Making An Electric Guitar from Oak (part 2 of 9)

In this video I began by drilling the holes for the tuners to fit in to the headstock.  I did lots of careful measuring to check that the tuners were eventy spaced out and level with the string slots of the nut.  I first drilled some pilot holes with a 2mm drill bit on the drill press, and then I drilled the holes to their final size. 

The heatstock wasn’t quite wide enough, so I glued on another strip of oak to it.  Once the glue had dried, I could then shape the headstock on the bandsaw and belt sander.

I like the shape of the Fender jumbo headstocks, so I opted for a shape similar to that, but I didn’t follow any templates so it retained an “original” appearance.

I then did a bit of shaping to the end of the neck that would fit in to the guitar’s body.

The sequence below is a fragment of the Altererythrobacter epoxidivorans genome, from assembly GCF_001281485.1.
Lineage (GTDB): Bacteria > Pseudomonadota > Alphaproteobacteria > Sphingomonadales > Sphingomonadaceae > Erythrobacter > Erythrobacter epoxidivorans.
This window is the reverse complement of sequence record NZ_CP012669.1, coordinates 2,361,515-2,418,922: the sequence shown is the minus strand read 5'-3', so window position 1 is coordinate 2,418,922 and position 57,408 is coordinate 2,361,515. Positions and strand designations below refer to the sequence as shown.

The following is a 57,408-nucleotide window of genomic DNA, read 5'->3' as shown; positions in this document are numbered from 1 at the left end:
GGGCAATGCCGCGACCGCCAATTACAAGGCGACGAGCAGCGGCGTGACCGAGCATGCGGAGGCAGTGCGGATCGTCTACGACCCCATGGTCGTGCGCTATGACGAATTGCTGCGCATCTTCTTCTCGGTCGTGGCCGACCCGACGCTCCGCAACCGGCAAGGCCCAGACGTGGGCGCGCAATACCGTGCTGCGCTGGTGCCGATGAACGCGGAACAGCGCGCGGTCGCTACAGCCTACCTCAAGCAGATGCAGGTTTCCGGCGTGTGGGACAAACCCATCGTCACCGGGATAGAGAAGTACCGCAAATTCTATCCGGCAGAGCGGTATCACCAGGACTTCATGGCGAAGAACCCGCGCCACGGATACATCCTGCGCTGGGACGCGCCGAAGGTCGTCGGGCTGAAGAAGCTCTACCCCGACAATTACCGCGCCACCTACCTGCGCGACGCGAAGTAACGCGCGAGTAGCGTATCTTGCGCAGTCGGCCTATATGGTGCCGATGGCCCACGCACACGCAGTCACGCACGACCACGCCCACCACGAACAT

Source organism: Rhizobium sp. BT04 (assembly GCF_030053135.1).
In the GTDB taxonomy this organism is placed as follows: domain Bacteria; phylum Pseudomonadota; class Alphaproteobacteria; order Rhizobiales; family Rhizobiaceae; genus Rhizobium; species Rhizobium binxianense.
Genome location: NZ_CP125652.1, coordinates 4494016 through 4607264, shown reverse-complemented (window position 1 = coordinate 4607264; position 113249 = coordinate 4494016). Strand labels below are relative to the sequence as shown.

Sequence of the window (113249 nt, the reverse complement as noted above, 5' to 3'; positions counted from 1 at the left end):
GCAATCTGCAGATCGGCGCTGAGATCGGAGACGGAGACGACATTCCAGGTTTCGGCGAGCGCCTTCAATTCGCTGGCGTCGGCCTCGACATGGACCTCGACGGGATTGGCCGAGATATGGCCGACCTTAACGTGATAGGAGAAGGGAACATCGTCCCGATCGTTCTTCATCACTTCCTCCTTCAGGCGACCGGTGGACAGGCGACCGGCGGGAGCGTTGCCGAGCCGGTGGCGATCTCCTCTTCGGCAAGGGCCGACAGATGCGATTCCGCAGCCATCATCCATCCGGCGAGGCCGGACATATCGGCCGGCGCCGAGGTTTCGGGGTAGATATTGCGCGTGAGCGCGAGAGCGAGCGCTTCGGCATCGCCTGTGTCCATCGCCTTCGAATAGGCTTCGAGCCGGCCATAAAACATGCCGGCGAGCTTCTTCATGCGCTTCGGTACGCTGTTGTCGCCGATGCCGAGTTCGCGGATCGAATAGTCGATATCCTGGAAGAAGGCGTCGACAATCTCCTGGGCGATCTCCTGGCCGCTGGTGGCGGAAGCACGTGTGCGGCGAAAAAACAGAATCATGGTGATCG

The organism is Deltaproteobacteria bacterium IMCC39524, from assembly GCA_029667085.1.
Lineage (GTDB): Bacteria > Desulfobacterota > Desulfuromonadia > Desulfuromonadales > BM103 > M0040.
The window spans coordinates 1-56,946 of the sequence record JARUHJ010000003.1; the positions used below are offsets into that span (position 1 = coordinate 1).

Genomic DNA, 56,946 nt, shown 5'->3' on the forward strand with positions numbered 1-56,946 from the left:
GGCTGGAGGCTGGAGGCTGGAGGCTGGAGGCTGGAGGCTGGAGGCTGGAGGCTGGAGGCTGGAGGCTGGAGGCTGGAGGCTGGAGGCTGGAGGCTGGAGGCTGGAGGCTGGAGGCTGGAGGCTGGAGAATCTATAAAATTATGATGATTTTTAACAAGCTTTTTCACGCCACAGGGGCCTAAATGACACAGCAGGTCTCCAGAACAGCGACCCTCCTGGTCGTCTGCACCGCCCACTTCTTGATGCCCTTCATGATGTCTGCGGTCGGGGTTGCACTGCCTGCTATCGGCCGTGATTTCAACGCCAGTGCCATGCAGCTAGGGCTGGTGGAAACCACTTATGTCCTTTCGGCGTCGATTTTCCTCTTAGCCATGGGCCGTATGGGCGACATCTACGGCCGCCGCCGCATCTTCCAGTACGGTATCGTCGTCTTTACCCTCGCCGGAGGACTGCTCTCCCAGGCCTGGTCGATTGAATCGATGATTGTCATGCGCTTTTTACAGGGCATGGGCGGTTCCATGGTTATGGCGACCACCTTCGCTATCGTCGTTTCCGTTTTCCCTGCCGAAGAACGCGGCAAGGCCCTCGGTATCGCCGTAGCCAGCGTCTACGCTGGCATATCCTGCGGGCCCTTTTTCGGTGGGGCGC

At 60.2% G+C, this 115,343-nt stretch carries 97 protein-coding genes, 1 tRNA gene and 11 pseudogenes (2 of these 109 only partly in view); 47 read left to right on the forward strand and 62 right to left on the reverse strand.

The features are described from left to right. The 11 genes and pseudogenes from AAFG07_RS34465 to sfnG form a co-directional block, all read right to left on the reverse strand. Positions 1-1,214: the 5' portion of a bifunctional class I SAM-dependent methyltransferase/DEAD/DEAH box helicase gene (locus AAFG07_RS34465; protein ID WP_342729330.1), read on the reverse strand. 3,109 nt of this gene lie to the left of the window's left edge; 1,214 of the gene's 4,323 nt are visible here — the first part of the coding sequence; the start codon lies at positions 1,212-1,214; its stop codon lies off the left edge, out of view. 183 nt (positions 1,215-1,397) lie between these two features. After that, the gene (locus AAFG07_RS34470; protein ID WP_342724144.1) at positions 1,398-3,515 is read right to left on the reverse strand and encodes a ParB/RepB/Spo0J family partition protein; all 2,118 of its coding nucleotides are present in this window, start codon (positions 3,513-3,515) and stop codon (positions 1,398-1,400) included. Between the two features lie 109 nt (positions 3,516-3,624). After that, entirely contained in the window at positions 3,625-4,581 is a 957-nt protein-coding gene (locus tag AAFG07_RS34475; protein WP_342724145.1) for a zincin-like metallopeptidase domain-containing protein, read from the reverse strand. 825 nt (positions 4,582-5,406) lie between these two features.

That was the neck basically done, so next I started working on the fretboard.  I used a piece of Sapele which was left over from the ukulele build. The workpiece wasn’t quite wide enough so after jointing and thickness planning the material to the desired thickness, I needed to laminate two pieces together.

Once the glue had dried, I thickness planed it once again to clean it up. 

I had already bought some fretwire on eBay, and I then needed to radius the neck to match the curve of the fretwire.  To do this, I made my own radius block, by cutting some thin, bevelled pieces of wood and attaching them to a thicker piece of wood.  I then hot glued some sandpaper to it (beginning with 80 grit).  I soon found that the 80 grit paper wasn’t aggressive enough to shape the fretboard, so I switched to 40 grit which made the process much quicker.

I kept making marks along the fretboard with a sharpie marker pen as a reference so that I could check where I was removing material from.

Eventually, the shape of the neck matched the curve of the fretwire pretty well – certainly good enough for me anyway.